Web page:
Anti-Gay House GOP provisions dropped from NDAA in Conference
A Statement from the Service members Legal Defense Fund on the National Defense Authorization Act. Two theocrat partisan backers of DOMA in the House, Hartzler and Akin from Missouri, had introduced anti-gay provisions that would prevent Service chaplains from performing Gay marriages. Those provisions got dropped.
Army Veteran and SLDN Executive Director Aubrey Sarvis released a statement regarding today’s National Defense Authorization Act (NDAA) conference committee report. The report drops language from the House version introduced by Rep. Vicky Hartzler (R-MO) and Rep. Todd Akin (R-MO) related to the Defense of Marriage Act (DOMA), chaplains’ participation in same-gender marriage ceremonies, and access to military facilities. It includes language introduced by Sen. Roger Wicker (R-MS) related to chaplains. Meanwhile, it does not include repeal of Article 125 of the Uniform Code of Military Justice related to sodomy.
“We congratulate the House and Senate conference committee for having struck the correct balance on the chaplains provisions. Clearly, there was no place for the restrictive Akin language as the Defense Department continues to move forward on effective implementation of open service in our military. This report demonstrates that a majority in Congress remains committed to, and in lock step with the Pentagon, in ensuring that we stay on the repeal course adopted by the last Congress and signed off on by the Secretary of Defense and the Chairman of the Joint Chiefs. There was no back tracking in the conference report on this front.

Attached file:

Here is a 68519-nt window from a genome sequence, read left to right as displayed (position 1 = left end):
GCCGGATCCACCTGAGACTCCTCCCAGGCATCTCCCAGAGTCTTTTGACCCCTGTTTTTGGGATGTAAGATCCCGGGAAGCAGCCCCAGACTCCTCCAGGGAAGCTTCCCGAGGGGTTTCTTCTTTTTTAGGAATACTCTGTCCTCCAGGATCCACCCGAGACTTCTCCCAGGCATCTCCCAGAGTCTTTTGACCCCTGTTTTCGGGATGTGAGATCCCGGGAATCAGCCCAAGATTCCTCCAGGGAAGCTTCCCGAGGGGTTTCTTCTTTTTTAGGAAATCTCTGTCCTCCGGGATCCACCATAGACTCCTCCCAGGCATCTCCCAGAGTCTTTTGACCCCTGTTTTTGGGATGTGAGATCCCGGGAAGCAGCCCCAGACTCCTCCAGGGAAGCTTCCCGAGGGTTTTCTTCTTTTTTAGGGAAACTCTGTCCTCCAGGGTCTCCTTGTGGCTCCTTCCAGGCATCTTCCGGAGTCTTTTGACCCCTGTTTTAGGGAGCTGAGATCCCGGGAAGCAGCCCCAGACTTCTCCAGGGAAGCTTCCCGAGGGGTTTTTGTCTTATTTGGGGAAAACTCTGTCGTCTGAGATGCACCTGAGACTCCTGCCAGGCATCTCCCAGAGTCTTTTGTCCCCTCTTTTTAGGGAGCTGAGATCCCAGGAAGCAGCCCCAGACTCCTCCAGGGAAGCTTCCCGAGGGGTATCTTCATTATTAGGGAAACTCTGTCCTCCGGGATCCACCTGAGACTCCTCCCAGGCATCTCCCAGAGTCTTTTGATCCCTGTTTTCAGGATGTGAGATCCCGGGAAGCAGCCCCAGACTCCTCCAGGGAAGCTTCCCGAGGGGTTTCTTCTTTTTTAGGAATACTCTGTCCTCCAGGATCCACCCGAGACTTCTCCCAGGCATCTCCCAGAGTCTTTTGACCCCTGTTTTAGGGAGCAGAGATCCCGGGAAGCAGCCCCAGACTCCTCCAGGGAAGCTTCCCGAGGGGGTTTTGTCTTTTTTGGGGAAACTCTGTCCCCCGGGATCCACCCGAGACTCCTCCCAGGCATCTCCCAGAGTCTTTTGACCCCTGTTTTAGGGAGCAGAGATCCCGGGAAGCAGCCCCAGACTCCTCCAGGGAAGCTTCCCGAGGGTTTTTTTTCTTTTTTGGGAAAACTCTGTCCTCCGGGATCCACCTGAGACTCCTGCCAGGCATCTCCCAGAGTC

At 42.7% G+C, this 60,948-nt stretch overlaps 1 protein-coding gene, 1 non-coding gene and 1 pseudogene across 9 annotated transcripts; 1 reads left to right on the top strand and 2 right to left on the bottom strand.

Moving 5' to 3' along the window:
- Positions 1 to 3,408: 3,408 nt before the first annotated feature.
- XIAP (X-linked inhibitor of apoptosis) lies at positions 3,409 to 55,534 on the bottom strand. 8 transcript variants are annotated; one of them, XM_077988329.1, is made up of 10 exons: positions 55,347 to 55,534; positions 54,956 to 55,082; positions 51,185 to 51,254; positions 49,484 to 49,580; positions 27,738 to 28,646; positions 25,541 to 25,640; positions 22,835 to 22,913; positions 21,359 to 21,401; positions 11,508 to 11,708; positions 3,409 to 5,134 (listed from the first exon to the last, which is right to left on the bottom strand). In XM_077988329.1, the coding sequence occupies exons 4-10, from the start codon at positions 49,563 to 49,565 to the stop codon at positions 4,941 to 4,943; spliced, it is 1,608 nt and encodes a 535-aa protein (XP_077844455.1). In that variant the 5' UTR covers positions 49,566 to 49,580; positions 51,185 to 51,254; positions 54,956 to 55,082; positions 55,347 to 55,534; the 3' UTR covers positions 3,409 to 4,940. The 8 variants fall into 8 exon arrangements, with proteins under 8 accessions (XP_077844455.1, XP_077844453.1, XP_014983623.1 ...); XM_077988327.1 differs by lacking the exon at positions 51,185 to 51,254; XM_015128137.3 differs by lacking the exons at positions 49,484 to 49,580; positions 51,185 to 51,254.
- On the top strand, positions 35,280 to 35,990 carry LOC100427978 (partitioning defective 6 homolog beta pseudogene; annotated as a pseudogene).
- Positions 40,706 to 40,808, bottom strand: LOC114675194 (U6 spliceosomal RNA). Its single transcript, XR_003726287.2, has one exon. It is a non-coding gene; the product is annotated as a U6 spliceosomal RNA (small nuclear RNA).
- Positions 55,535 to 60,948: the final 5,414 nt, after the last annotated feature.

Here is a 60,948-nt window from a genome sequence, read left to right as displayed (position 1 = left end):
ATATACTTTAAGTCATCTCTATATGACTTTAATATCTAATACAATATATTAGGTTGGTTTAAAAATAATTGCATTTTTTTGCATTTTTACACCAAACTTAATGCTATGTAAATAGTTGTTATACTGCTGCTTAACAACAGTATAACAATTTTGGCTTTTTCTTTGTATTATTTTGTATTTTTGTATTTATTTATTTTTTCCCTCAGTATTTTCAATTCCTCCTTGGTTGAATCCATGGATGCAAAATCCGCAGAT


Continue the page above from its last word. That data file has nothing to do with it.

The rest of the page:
“Additionally, our initial reading of the committee’s decision to update the provisions for rape and sexual assault in Article 120 of the Uniform Code of Military Justice is also positive.
“However, we are very disappointed that the conferees voted to keep the sodomy provisions in Article 125. Dropping Article 125 has been recommended for more than a decade by SLDN and several groups, including the Cox Commission that includes distinguished legal scholars from the military and academia, as well as the Comprehensive Review Working Group (CRWG). The Senate was right to take this action, and it is unfortunate that their attempt to end Article 125 did not prevail. SLDN will continue to work with the Senate, House, and Department of Defense to bring about this needed change.”
ABOUT SLDN: Servicemembers Legal Defense Network (SLDN) is a non-partisan, non-profit, legal services and policy organization dedicated to bringing about full LGBT equality to America’s military and ending all forms of discrimination and harassment of military personnel on the basis of sexual orientation and gender identity. SLDN provides free and direct legal assistance to service members and veterans affected by the repealed “Don’t Ask, Don’t Tell” law and the prior regulatory ban on open service, as well as those currently serving who may experience harassment or discrimination. Since 1993, our in-house legal team has responded to more than 11,000 requests for assistance.